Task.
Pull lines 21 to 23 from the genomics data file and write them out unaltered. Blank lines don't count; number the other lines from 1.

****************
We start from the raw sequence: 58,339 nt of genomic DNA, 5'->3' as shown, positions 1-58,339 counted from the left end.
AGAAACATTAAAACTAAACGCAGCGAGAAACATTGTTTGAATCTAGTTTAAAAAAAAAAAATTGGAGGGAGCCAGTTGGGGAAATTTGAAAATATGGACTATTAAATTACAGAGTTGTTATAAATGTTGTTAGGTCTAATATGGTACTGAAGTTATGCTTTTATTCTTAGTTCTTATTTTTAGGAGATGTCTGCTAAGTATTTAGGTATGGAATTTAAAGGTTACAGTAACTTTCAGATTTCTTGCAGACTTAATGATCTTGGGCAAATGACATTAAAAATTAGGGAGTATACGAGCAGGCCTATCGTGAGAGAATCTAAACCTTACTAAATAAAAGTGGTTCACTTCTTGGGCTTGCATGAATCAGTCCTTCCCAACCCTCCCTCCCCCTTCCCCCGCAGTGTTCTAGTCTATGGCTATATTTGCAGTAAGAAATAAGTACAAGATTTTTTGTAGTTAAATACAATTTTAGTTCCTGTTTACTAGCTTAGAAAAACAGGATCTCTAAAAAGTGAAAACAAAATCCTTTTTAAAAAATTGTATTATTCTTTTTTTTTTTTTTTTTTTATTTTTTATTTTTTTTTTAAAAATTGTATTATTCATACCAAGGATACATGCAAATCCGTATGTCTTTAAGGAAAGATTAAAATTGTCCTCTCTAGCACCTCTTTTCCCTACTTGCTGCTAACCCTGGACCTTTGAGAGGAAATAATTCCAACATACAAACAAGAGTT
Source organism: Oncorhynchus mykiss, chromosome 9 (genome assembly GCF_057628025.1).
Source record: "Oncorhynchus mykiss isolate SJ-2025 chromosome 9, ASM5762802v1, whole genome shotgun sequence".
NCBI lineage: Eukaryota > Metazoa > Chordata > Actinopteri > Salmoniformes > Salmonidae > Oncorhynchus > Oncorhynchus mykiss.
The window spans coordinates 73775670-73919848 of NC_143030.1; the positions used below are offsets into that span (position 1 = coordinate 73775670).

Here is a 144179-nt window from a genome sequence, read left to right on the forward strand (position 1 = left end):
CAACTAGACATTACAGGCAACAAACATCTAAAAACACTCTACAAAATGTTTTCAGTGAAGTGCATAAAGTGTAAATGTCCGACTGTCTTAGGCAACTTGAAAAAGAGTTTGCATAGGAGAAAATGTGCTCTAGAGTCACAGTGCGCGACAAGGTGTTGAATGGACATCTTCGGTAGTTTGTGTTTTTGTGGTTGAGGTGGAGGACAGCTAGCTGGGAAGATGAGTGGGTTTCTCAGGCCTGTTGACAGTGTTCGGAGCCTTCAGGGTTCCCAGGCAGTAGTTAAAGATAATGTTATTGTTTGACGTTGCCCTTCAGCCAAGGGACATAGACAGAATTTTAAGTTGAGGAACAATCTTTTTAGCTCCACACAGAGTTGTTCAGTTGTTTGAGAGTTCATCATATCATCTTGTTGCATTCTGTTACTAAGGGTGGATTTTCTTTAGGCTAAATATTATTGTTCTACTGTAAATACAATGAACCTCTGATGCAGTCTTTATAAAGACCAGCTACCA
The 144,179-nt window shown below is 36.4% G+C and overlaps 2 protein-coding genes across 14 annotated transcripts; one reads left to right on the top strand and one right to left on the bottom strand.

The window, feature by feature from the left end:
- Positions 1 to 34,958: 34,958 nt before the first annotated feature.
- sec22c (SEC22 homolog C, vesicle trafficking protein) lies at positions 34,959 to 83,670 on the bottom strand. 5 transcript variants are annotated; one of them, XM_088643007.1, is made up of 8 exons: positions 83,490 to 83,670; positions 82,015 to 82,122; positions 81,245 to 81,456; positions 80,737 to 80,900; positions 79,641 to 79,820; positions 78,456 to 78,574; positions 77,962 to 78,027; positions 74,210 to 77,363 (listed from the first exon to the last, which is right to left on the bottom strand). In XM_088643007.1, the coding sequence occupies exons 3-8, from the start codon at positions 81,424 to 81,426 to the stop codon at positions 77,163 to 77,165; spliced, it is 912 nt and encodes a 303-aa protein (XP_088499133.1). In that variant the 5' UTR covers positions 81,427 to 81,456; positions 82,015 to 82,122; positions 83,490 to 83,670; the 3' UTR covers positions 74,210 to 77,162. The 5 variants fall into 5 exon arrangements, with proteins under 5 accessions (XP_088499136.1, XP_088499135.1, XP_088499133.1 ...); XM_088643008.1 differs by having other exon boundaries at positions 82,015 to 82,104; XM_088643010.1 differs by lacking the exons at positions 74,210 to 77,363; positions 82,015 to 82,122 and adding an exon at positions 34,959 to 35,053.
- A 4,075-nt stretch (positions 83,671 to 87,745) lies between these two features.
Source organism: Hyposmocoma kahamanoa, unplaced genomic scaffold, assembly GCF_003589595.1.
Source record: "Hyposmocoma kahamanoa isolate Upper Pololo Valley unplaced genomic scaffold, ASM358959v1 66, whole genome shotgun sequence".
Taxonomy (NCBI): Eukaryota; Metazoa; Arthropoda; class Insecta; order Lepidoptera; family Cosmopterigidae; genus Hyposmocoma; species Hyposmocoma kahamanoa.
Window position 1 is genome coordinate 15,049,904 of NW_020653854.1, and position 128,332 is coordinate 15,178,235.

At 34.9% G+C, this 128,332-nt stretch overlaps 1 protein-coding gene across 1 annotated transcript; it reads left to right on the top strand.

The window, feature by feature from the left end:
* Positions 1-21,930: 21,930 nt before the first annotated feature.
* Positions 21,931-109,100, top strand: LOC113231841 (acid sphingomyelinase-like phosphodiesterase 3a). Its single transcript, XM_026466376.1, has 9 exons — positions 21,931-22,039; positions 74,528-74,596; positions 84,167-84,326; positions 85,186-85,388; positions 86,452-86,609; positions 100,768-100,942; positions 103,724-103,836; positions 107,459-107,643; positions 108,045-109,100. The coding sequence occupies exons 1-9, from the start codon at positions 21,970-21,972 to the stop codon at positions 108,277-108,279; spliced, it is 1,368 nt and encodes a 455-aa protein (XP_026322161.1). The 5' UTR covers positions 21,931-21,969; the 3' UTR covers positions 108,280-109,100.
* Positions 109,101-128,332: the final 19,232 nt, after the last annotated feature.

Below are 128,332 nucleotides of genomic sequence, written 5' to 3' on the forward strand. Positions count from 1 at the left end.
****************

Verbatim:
* Positions 21,931-109,100, top strand: LOC113231841 (acid sphingomyelinase-like phosphodiesterase 3a). Its single transcript, XM_026466376.1, has 9 exons — positions 21,931-22,039; positions 74,528-74,596; positions 84,167-84,326; positions 85,186-85,388; positions 86,452-86,609; positions 100,768-100,942; positions 103,724-103,836; positions 107,459-107,643; positions 108,045-109,100. The coding sequence occupies exons 1-9, from the start codon at positions 21,970-21,972 to the stop codon at positions 108,277-108,279; spliced, it is 1,368 nt and encodes a 455-aa protein (XP_026322161.1). The 5' UTR covers positions 21,931-21,969; the 3' UTR covers positions 108,280-109,100.
* Positions 109,101-128,332: the final 19,232 nt, after the last annotated feature.

Below are 128,332 nucleotides of genomic sequence, written 5' to 3' on the forward strand. Positions count from 1 at the left end.